Sobel got Harper a two-book deal with Ecco for the collection, “Love and Other Wounds,” and a violent fever dream of a novel, “She Rides Shotgun,” that won the 2018 Edgar Award for best first novel by an American author.

Cosby was an instant fan. “I would put ‘She Rides Shotgun’ up against anything written in the last 25 to 30 years,” said the acclaimed Virginia novelist. “It’s that good.”

Harper’s passions for page and screen collided when he got the opportunity to adapt Ellroy’s “L.A. Confidential” for CBS. This was a dream project for Harper, a longtime admirer of Ellroy’s work.

“I really think that what he does better than almost anybody,” Harper said, “is create this dream world that is bigger and louder than the real world and is therefore more accurate in some ways, particularly when you’re talking about things like America or Los Angeles. I think realism fails to capture the essence of Los Angeles.”

How much does Harper admire Ellroy? He named his dog after him.

“I think realism fails to capture the essence of Los Angeles,” says Jordan Harper, explaining his admiration of James Ellroy and the inspiration for his novel “Everybody Knows.”

(Mel Melcon / Los Angeles Times)

Unfortunately the series wasn’t picked up, but after spending all that time in Ellroy’s head, Harper had an epiphany: He was an Angeleno now. Many of the writers enjoying success with grit lit or country noir — including Cosby, Eli Cranor and Daniel Woodrell — are still in the places they write about. Harper, on the other hand, “felt like I had said everything I had to say about poor white criminals. It was starting to feel dishonest. … I was ready to get into the world of Los Angeles, the world of Hollywood, the world of power.”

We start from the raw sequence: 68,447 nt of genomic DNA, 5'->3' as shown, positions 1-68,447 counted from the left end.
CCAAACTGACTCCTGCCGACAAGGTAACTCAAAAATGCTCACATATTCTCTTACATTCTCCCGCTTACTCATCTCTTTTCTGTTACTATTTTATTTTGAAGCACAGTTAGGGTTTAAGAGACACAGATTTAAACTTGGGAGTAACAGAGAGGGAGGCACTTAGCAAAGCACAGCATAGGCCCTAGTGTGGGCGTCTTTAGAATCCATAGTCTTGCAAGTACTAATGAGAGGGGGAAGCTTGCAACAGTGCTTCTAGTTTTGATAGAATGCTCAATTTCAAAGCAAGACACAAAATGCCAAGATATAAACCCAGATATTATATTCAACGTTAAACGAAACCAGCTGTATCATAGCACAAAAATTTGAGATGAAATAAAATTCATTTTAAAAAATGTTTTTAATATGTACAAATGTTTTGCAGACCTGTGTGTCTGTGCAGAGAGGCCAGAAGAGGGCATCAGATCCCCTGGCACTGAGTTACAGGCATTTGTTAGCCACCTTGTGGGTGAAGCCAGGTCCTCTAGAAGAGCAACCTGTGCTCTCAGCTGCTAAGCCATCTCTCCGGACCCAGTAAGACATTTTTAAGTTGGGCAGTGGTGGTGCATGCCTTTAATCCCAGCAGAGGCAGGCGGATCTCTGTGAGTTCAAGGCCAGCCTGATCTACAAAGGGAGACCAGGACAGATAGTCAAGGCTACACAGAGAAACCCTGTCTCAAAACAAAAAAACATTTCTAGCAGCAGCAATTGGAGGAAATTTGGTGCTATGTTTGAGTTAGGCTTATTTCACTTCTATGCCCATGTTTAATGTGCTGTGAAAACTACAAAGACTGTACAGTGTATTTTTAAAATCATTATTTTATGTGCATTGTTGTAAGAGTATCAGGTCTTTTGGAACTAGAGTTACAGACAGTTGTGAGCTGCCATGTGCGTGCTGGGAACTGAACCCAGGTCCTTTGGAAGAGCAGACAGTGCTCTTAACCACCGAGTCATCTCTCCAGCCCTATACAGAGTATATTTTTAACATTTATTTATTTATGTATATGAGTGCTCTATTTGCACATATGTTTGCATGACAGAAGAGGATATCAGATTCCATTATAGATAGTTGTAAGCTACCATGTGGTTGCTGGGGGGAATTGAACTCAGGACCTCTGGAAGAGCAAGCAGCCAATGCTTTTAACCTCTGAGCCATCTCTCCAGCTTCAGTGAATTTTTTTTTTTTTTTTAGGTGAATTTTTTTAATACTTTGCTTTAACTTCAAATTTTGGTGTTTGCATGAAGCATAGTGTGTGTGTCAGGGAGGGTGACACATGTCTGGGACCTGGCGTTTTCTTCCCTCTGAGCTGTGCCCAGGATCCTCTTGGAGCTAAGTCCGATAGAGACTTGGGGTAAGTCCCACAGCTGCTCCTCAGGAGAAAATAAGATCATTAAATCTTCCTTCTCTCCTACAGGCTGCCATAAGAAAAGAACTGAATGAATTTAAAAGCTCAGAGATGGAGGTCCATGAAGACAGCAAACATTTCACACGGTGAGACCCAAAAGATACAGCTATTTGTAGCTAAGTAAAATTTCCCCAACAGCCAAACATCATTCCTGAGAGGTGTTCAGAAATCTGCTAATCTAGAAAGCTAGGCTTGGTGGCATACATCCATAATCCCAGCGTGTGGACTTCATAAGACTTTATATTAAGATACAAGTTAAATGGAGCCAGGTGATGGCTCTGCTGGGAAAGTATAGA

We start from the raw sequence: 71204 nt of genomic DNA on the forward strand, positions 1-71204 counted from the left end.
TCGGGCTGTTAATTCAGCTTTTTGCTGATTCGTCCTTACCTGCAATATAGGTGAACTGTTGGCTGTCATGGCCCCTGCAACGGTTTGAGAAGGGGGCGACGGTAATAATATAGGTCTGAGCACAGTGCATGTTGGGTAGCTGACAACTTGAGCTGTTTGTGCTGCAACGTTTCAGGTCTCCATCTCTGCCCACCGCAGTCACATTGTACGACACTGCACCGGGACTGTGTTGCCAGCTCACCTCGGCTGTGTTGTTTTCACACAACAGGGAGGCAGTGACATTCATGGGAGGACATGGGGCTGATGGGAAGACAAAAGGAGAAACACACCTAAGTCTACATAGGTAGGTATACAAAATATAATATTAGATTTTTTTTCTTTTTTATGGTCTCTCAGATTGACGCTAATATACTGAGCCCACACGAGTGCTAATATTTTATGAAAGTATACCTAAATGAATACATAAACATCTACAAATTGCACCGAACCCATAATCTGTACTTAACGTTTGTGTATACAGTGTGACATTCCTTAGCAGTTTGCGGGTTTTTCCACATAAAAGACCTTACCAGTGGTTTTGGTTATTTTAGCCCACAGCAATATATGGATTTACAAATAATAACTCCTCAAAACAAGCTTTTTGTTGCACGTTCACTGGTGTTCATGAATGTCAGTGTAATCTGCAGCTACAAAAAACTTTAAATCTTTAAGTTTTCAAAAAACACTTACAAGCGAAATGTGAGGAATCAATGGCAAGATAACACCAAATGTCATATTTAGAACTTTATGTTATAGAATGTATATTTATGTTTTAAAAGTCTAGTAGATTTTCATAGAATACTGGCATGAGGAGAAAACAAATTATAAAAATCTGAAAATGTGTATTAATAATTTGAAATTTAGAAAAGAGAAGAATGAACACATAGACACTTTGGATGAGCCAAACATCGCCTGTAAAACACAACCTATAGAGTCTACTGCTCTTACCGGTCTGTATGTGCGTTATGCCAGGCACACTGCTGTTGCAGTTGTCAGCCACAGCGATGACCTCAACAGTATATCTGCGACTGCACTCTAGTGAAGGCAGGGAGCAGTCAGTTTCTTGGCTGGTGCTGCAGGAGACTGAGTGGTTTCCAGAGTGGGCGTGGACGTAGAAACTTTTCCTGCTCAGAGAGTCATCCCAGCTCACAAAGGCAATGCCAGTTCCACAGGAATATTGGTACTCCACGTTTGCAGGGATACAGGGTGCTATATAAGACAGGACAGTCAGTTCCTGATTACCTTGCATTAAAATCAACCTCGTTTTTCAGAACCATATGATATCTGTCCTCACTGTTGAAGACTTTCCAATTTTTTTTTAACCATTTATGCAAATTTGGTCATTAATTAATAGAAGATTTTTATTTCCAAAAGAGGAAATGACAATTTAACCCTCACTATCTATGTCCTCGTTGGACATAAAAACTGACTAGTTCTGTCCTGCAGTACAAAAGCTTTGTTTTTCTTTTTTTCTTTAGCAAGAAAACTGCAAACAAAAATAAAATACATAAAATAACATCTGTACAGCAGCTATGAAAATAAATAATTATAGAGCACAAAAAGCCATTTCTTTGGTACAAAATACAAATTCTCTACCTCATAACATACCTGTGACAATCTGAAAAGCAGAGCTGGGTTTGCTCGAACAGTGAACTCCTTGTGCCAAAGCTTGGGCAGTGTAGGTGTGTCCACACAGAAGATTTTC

In other words, the world of Ellroy. But unlike his idol, who often dissects periods from the past, Harper wanted to tell a wholly contemporary story. The dark epic that unfurls in the pages of “Everybody Knows” makes “ripped-from-the-headlines” crime shows seem quaint by comparison. “Reading ‘Everybody Knows’ feels like somebody’s telling you a horrible secret,” Cosby said.

The book is filled with private-security mercenaries, sheriff’s department deputy gangs, political donors with dangerous drug habits and Hollywood moguls who use their power to satisfy their sexual desires. In “Everybody Knows,” nothing is off the table. What it is not, though, Harper insists, is a #MeToo novel.

“That’s not my story to tell,” Harper said. “There are people like Winnie M Li, whose novel ‘Complicit‘ talks about that specific subject matter, and she does it very well. For me, it was very important to talk about the thing that I was familiar with, which is how power works in Hollywood.”

Ed Brubaker, author of the Reckless series of graphic novels, who is currently collaborating with Harper on a television project, compares Harper’s work to legendary figures in L.A. crime fiction: “‘Everybody Knows’ feels like Chandler crossed with Ellroy but with Michael Connelly’s knowledge of L.A.”

Cosby, who can’t recall a conversation with Harper in which he didn’t make some kind of reference to Ellroy, believes the two writers are more evenly matched than Harper would admit. “I think he’s Ellroy’s peer,” Cosby said. “[Harper] writes about California from a panoply of views, whether it’s the dirty white boys in the Inland Empire or the Technicolor Day-Glo dreamscape that is the entertainment industry in Los Angeles.”

For Cosby, it comes down to the way Harper treats his characters. Whether they are uncovering L.A.’s darkest secrets or sitting in traffic, they are always relatable. “He takes these broken people and he puts them through the wringer. He helps them find their humanity in a way that’s not treacly and it’s not saccharine. It’s a hard-earned existential journey.”

“Everybody Knows” is poised to be Harper’s breakout novel. “I feel like everything he does,” Brubaker said, “is going to be a huge bestseller.” Cosby has no doubt big things are in store for his friend. “Honestly, I think he’s underrated as a writer, and I don’t know why because he’s your favorite crime writer’s favorite crime writer.”

Harper, already working on another book featuring characters from “Everybody Knows,” said, “I think I have at least three books” set in this world. It’s been 30 years since Ellroy published “White Jazz,” the final installment of his L.A. Quartet. Have your favorite crime writers found a worthy successor?

Only Harper knows.

Harper will be in conversation with Steph Cha at Stories Books & Cafe at 7 p.m. Jan. 10.

Ruland’s new novel, “Make It Stop,” will be published in April.